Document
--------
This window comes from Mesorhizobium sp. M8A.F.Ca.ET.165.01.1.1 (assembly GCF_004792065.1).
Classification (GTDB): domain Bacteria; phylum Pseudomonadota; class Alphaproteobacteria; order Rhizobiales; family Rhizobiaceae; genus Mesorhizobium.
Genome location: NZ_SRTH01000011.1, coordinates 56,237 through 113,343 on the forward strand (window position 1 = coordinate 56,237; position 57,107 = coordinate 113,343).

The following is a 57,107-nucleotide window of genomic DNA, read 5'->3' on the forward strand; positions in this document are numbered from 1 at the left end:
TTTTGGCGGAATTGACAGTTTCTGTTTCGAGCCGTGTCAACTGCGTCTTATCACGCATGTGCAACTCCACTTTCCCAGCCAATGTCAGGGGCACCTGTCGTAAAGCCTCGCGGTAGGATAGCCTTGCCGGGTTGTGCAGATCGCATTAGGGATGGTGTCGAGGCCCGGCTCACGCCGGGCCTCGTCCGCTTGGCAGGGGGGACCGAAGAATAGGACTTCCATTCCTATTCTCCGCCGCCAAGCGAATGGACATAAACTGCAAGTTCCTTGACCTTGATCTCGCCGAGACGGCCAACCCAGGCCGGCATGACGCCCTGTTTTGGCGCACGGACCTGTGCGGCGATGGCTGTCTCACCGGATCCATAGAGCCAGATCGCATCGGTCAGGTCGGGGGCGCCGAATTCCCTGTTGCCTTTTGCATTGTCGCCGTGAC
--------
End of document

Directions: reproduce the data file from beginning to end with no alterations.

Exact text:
This window comes from Mesorhizobium sp. M8A.F.Ca.ET.165.01.1.1 (assembly GCF_004792065.1).
Classification (GTDB): domain Bacteria; phylum Pseudomonadota; class Alphaproteobacteria; order Rhizobiales; family Rhizobiaceae; genus Mesorhizobium.
Genome location: NZ_SRTH01000011.1, coordinates 56,237 through 113,343 on the forward strand (window position 1 = coordinate 56,237; position 57,107 = coordinate 113,343).

The following is a 57,107-nucleotide window of genomic DNA, read 5'->3' on the forward strand; positions in this document are numbered from 1 at the left end:
TTTTGGCGGAATTGACAGTTTCTGTTTCGAGCCGTGTCAACTGCGTCTTATCACGCATGTGCAACTCCACTTTCCCAGCCAATGTCAGGGGCACCTGTCGTAAAGCCTCGCGGTAGGATAGCCTTGCCGGGTTGTGCAGATCGCATTAGGGATGGTGTCGAGGCCCGGCTCACGCCGGGCCTCGTCCGCTTGGCAGGGGGGACCGAAGAATAGGACTTCCATTCCTATTCTCCGCCGCCAAGCGAATGGACATAAACTGCAAGTTCCTTGACCTTGATCTCGCCGAGACGGCCAACCCAGGCCGGCATGACGCCCTGTTTTGGCGCACGGACCTGTGCGGCGATGGCTGTCTCACCGGATCCATAGAGCCAGATCGCATCGGTCAGGTCGGGGGCGCCGAATTCCCTGTTGCCTTTTGCATTGTCGCCGTGAC